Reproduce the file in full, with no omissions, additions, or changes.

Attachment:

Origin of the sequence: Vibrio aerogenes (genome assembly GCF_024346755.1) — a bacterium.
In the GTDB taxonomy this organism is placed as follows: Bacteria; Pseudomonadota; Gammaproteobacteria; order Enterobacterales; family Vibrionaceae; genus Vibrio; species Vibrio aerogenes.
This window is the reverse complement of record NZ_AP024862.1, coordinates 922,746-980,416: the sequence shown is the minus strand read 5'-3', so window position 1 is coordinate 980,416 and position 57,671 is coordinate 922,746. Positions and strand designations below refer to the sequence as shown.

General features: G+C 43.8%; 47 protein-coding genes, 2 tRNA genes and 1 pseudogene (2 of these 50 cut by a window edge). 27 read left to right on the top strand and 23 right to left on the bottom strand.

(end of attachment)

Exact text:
Origin of the sequence: Vibrio aerogenes (genome assembly GCF_024346755.1) — a bacterium.
In the GTDB taxonomy this organism is placed as follows: Bacteria; Pseudomonadota; Gammaproteobacteria; order Enterobacterales; family Vibrionaceae; genus Vibrio; species Vibrio aerogenes.
This window is the reverse complement of record NZ_AP024862.1, coordinates 922,746-980,416: the sequence shown is the minus strand read 5'-3', so window position 1 is coordinate 980,416 and position 57,671 is coordinate 922,746. Positions and strand designations below refer to the sequence as shown.

General features: G+C 43.8%; 47 protein-coding genes, 2 tRNA genes and 1 pseudogene (2 of these 50 cut by a window edge). 27 read left to right on the top strand and 23 right to left on the bottom strand.